Cyclist Michael Goolaerts in 'life-threatening condition' after suffering cardiac arrest during Paris-Roubaix
World champion Peter Sagan timed his effort perfectly to become the first rider since 1981 to claim the Paris-Roubaix classic with the rainbow jersey on his shoulders as he tamed his rivals in awe-inspiring fashion on Sunday, but his victory was overshadowed by concern for Belgian rider Michael Goolaerts, who was in a “life-threatening condition after suffering a cardiac arrest”, race organisers said in a statement.
TV footage showed Goolaerts, 23, receiving CPR treatment from medics by the side of the road after crashing. Shortly after the 257-km race ended, race director Christian Prudhomme said Goolaerts had to undergo a scan at the Lille hospital. “His situation is still very worrying,” Prudhomme, who is also the Tour de France director, added.
His team, Verandaâ's Willems-Crelan, said in a statement that Goolaerts had been taken to hospital having been involved in a crash. They later appealed for people to refrain from speculation as they wait for an update on his situation. “Our thoughts are with his family and friends now,” the team said.
Sagan eventually won the race after accelerating 55km from the finish line at the Roubaix Velodrome to catch the day’s breakaway riders and get rid of the strongest of them, Swiss Silvan Dillier, in a sprint finish.
Tour of Flanders champion Niki Terpstra, of the Netherlands, came home third in the 257km race, 54.5km of them being the famed cobbled sectors in northern France. Terpstra and his Quick Step-Floors team, who had been dominant on the Flanders classics so far, simply could not contain the Bora-Hansgrohe leader Sagan.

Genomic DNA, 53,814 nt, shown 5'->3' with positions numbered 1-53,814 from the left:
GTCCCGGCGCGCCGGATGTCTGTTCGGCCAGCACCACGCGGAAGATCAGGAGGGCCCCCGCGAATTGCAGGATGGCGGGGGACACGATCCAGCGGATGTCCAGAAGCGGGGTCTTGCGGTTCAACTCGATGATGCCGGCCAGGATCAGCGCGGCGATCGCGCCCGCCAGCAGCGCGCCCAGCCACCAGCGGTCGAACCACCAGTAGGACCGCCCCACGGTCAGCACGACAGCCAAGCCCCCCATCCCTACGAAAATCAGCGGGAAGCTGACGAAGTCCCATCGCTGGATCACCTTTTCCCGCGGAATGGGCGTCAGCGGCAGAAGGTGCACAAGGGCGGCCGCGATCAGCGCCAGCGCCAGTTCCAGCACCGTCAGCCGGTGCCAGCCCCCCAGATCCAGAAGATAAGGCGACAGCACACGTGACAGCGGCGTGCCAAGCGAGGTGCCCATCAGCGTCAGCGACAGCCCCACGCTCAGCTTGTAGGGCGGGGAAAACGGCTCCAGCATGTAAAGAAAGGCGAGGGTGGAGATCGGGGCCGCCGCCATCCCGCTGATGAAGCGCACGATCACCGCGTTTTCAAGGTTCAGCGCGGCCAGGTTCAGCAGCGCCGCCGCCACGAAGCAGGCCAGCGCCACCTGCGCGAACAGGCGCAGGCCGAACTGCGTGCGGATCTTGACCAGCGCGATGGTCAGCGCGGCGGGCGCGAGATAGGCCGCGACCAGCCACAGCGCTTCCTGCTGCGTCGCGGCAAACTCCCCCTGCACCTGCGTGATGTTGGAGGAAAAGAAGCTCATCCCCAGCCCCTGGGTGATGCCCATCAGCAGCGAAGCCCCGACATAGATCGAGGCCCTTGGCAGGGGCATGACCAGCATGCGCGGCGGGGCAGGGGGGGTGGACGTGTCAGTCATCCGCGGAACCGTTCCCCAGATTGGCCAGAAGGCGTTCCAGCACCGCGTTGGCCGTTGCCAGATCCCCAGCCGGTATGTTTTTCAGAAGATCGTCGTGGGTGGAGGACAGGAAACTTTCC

Once the man who won the last three editions of the road cycling world championships jumped away from the group of main favourites with 55km left, he never looked back. Sagan demonstrated great sang-froid in a nail-biting finish at the end of the ‘Hell of the North’ to add to his 2016 Tour of Flanders title.
Paris-Roubaix, also dubbed the ‘Queen of the Classics’, is one of the five Monument classics with Milan-San Remo, the Tour of Flanders, Liege-Bastogne-Liege and the Tour of Lombardy.
“Amazing. I’m so tired after this race. I avoided crashes, and, actually, I feel less tired than the previous years,” Sagan, the first rider since Frenchman Bernard Hinault to win here as a world champion, said. “Thank you to all my team mates. They did a great job, keeping everyone altogether. And in the end I made the winning move.”
“I came first into the Velodrome but then Peter was just too strong,” said Dillier after more than 200km in the day’s breakaway.
Several top contenders suffered early woes as Italian Gianni Moscon crashed before making it back to the peloton, with French champion Arnaud Demare and Belgian champion Oliver Naesen being delayed by mechanical problems as the bunch hit the first cobbled sectors.
In the Trouee d’Arenberg, one of the toughest cobbled sectors 95 km from the finish, Belgian Philippe Gilbert attacked and opened a 20-second lead. He was reeeled in, but his Quick Step-Floors team mate Zdenek Stybar jumped away from the main pack 75 km from the line as the Belgian outfit sought to blow up the race.
The Czech champion, however, waited for the peloton as he failed to build a decent advantage. With 55km left, Belgium’s defending champion Greg van Avermaet and Sagan attacked one after the other and the Slovakian quickly caught the three breakaway riders.
Only Dillier could keep the Bora-Hansgrohe rider’s wheel until the final one and a half laps at the Velodrome, where he was outsprinted by Sagan. Terpstra dropped his rivals in the final kilometres to finish alone in third place.